The incarnation of Afternoon Tea was aimed to highlight the ‘Better Barkingside’ project which plans to regenerate and make improvements to the high street, creating a sense of place and improving leisure and shopping opportunities; and what better way to engage local folk with the regeneration than hosting a fabulous tea party to help the local community to engage and interact with one another.

The day started off with a cup of tea (of course) and setting up decorations inside the library to transform it. The set up included lots of delightful bunting displayed, tables dressed with decorative patterned tablecloths and the most charming mish mash of tea crockery presented neatly with cutlery and napkins.

We hosted two tea parties throughout the day. Both events engaged local residents and particularly those involved in the organisation Barkingside 21; a local community and environmental group which represent the voices of local residents within Barkingside.

Guests were seated and served with all-you-can-eat scrumptious sandwiches, mouth-watering cake and of course our special afternoon tea blend, a lovely mix of Darjeeling and Assam tea. Guests played our bespoke parlour games throughout the duration of the tea parties, kicking off with the now infamous icebreaker the ‘Coin game’. The ‘Barkingside Question Round’ enabled guests to share their memories, stories and experiences of Barkingside and the relationship they had with the area, this made for wonderful conversations, memories and reminiscing. Along with the questions there was the ‘Barkingside Quiz’ with some surprising questions and answers that left some of our  guests astonished; such as the revelation of finding out that King Solomon High School had been opened up by the one and only King Hussein of Jordan!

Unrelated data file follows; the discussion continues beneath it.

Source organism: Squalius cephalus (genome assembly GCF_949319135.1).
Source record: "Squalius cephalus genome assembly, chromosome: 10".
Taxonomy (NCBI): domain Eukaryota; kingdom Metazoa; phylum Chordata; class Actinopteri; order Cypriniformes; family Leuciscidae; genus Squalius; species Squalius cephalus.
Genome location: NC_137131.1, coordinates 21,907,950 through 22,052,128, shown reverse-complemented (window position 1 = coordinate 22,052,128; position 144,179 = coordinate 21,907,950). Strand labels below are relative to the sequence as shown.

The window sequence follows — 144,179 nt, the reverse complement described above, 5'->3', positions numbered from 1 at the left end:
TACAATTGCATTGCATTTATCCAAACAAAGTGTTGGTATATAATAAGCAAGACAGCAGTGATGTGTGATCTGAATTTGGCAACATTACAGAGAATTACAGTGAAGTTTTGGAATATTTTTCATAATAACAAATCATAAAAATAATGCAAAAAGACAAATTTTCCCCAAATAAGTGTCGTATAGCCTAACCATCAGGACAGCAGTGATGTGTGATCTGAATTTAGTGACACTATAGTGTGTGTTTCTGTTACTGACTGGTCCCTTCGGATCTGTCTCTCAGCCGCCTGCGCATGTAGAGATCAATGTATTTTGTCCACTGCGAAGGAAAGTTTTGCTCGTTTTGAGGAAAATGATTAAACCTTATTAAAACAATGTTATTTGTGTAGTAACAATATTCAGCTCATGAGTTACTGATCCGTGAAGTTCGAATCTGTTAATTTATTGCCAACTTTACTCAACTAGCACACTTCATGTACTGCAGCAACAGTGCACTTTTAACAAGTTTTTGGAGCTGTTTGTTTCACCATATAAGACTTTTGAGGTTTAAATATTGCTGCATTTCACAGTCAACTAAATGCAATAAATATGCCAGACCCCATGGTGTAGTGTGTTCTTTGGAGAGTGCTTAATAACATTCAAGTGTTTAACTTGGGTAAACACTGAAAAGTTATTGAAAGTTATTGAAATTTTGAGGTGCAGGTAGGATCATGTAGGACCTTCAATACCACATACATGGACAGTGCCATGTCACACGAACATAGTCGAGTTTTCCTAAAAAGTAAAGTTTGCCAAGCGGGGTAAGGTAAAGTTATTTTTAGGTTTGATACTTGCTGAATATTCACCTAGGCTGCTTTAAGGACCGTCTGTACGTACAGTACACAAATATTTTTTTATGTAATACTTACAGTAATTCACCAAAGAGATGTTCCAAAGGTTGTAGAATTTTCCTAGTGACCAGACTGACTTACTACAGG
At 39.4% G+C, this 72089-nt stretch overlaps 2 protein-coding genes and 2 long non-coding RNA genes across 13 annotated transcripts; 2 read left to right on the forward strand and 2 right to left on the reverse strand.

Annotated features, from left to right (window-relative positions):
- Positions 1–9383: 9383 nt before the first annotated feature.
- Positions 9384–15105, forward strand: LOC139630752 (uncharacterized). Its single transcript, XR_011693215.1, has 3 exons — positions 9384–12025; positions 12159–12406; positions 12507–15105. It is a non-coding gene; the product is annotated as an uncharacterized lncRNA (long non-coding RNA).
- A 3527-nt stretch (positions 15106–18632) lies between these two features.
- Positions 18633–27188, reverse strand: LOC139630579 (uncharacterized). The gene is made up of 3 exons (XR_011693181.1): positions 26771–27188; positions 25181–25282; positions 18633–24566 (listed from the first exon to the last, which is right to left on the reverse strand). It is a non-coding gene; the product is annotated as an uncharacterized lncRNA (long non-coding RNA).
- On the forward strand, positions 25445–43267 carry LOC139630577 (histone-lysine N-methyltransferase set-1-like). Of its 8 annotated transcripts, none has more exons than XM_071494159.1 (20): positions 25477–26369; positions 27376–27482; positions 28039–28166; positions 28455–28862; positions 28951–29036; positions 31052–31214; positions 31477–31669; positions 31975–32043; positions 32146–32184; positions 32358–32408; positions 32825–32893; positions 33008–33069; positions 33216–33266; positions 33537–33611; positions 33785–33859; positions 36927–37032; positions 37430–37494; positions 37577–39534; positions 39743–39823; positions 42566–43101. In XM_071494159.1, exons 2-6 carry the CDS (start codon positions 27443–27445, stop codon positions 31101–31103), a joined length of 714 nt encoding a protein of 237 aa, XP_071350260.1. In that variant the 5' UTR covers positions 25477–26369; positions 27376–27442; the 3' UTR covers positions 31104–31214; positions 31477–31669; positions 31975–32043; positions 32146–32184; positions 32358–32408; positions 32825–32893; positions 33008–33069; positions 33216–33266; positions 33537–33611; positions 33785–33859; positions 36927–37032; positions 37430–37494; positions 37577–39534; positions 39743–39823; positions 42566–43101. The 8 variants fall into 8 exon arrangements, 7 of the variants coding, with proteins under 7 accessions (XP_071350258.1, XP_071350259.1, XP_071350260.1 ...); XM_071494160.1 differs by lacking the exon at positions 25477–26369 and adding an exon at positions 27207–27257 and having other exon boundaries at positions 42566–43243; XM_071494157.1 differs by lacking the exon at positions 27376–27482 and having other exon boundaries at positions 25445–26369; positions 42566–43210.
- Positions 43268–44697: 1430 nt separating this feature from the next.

The overall atmosphere was really enjoyable with all discussing their thoughts and passionate opinions upon the new development whilst getting some clarification from members of the project management team who also attended the tea party. Additionally many fond memories of Barkingside were shared amongst each other and thus made for really engaging conversations for all those that were involved, making it a truly splendid afternoon.

We heart Barkingside!

Henna Babar

Here’s a selection of photos from the day:

© Photo credits: Connie Taylor Photography

Community Dialogues: Tea Party with the Clement James Centre

On Monday 17th June we hosted a bespoke tea party for the Clement James Centre at Kew Gardens as part of the project ‘Community Dialogues’. The project aims to engage and bring together groups of different, diverse cultural backgrounds to creatively explore and exchange dialogues on edible plants. We explored six edible plants including; tea, coffee, chillies, cocoa, pepper and sugar whilst drinking tea and playing our infamous parlour games. It was interesting meeting the group, who came from all walks of life and were participants of the Women’s Empowerment Programme at Clement James Centre. Lively discussions took place whilst the ladies talked in detail about the edible plants mentioned above and their experiences of them.